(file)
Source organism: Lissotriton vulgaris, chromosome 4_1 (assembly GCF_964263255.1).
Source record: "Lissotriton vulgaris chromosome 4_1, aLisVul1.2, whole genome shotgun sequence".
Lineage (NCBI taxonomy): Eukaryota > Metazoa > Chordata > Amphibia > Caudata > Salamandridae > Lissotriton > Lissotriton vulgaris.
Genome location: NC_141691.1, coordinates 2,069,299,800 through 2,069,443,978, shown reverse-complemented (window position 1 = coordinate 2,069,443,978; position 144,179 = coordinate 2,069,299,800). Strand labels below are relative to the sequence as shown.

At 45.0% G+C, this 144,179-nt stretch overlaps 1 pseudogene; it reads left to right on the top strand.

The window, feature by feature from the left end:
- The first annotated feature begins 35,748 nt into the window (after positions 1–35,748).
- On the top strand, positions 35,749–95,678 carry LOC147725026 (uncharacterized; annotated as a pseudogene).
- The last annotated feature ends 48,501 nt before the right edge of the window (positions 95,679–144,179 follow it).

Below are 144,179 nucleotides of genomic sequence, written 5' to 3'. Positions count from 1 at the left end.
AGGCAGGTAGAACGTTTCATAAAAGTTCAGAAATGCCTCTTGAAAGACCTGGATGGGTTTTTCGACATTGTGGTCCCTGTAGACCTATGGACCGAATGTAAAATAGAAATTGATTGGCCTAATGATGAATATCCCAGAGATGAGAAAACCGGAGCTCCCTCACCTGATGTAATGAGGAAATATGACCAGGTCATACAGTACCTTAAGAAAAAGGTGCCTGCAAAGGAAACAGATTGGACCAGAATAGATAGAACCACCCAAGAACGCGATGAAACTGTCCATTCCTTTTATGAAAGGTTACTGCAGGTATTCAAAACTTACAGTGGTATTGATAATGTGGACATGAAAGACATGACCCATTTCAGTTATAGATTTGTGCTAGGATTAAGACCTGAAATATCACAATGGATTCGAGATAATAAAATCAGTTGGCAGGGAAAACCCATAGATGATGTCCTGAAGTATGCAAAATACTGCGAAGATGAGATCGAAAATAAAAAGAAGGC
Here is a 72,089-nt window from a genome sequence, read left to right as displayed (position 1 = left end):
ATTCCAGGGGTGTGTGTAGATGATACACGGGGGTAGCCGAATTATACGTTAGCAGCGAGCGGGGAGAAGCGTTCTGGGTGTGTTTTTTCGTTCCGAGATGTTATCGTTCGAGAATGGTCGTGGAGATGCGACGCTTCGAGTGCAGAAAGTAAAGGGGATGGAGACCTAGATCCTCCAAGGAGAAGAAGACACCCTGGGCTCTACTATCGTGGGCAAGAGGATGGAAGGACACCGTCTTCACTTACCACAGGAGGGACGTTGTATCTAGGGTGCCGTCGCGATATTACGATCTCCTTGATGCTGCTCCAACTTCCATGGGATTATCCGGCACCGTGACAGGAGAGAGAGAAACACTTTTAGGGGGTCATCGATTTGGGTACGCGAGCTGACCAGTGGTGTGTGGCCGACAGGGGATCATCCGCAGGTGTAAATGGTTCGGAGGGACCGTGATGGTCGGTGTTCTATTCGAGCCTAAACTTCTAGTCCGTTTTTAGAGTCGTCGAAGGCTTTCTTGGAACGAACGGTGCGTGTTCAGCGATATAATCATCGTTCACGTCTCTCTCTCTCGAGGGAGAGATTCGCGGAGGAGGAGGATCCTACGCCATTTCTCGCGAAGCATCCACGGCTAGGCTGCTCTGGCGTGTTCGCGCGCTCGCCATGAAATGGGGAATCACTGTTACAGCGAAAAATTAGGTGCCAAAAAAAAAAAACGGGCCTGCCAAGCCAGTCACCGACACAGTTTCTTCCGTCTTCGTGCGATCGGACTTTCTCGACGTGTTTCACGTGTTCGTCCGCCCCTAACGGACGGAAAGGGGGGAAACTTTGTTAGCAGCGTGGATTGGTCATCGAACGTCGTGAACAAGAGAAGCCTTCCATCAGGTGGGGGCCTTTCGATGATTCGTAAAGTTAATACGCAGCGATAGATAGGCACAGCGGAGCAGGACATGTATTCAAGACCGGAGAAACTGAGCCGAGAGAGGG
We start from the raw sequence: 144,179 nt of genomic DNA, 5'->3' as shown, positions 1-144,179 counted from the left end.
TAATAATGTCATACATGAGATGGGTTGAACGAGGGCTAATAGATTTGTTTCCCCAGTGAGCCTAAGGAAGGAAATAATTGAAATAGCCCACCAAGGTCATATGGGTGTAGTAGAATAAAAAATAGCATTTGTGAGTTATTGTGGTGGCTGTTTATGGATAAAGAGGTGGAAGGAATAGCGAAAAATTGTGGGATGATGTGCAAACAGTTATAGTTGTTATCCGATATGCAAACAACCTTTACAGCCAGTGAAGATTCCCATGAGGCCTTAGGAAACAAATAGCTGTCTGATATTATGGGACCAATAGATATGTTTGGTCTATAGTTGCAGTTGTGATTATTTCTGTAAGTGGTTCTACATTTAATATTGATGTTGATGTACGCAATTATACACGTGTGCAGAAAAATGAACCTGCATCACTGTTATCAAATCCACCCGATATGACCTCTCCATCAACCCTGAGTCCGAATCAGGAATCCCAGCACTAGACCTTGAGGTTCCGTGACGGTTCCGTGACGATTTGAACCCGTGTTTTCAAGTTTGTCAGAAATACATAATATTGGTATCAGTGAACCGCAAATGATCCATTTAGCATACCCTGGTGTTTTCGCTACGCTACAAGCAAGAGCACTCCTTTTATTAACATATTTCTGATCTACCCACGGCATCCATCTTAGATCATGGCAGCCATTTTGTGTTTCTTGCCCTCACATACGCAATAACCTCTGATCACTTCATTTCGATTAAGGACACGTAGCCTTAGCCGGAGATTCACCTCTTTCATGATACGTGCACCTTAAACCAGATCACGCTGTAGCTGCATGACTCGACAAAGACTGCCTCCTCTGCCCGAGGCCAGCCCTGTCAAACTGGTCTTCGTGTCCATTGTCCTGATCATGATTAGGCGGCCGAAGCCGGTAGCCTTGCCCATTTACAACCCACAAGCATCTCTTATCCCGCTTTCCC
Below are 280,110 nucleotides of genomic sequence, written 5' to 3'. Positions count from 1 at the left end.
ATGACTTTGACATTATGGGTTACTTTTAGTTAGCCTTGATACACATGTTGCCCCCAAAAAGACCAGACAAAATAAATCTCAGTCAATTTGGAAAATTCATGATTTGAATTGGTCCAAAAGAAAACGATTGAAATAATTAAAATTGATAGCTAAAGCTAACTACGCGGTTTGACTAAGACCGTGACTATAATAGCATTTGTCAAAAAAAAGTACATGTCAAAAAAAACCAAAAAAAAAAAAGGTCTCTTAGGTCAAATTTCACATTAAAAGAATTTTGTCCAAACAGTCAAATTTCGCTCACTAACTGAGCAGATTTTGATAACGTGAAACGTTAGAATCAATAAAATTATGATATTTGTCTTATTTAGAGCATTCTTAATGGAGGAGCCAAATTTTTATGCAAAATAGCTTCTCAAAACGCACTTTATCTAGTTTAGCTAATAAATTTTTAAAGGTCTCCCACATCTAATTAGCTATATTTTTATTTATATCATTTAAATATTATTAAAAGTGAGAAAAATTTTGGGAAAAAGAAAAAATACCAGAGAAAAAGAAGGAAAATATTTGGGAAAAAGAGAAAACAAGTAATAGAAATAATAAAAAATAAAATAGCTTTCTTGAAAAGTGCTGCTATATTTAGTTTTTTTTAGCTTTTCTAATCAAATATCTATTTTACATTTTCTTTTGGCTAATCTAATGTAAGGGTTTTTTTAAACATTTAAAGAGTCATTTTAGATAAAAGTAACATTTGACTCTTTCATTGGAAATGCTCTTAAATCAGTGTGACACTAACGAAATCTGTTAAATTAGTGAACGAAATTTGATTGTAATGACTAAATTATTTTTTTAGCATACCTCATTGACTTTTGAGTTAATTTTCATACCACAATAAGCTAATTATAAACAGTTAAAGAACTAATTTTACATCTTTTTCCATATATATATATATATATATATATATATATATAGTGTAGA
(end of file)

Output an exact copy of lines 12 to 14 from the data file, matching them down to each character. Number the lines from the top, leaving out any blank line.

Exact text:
Here is a 72,089-nt window from a genome sequence, read left to right as displayed (position 1 = left end):
ATTCCAGGGGTGTGTGTAGATGATACACGGGGGTAGCCGAATTATACGTTAGCAGCGAGCGGGGAGAAGCGTTCTGGGTGTGTTTTTTCGTTCCGAGATGTTATCGTTCGAGAATGGTCGTGGAGATGCGACGCTTCGAGTGCAGAAAGTAAAGGGGATGGAGACCTAGATCCTCCAAGGAGAAGAAGACACCCTGGGCTCTACTATCGTGGGCAAGAGGATGGAAGGACACCGTCTTCACTTACCACAGGAGGGACGTTGTATCTAGGGTGCCGTCGCGATATTACGATCTCCTTGATGCTGCTCCAACTTCCATGGGATTATCCGGCACCGTGACAGGAGAGAGAGAAACACTTTTAGGGGGTCATCGATTTGGGTACGCGAGCTGACCAGTGGTGTGTGGCCGACAGGGGATCATCCGCAGGTGTAAATGGTTCGGAGGGACCGTGATGGTCGGTGTTCTATTCGAGCCTAAACTTCTAGTCCGTTTTTAGAGTCGTCGAAGGCTTTCTTGGAACGAACGGTGCGTGTTCAGCGATATAATCATCGTTCACGTCTCTCTCTCTCGAGGGAGAGATTCGCGGAGGAGGAGGATCCTACGCCATTTCTCGCGAAGCATCCACGGCTAGGCTGCTCTGGCGTGTTCGCGCGCTCGCCATGAAATGGGGAATCACTGTTACAGCGAAAAATTAGGTGCCAAAAAAAAAAAACGGGCCTGCCAAGCCAGTCACCGACACAGTTTCTTCCGTCTTCGTGCGATCGGACTTTCTCGACGTGTTTCACGTGTTCGTCCGCCCCTAACGGACGGAAAGGGGGGAAACTTTGTTAGCAGCGTGGATTGGTCATCGAACGTCGTGAACAAGAGAAGCCTTCCATCAGGTGGGGGCCTTTCGATGATTCGTAAAGTTAATACGCAGCGATAGATAGGCACAGCGGAGCAGGACATGTATTCAAGACCGGAGAAACTGAGCCGAGAGAGGG
We start from the raw sequence: 144,179 nt of genomic DNA, 5'->3' as shown, positions 1-144,179 counted from the left end.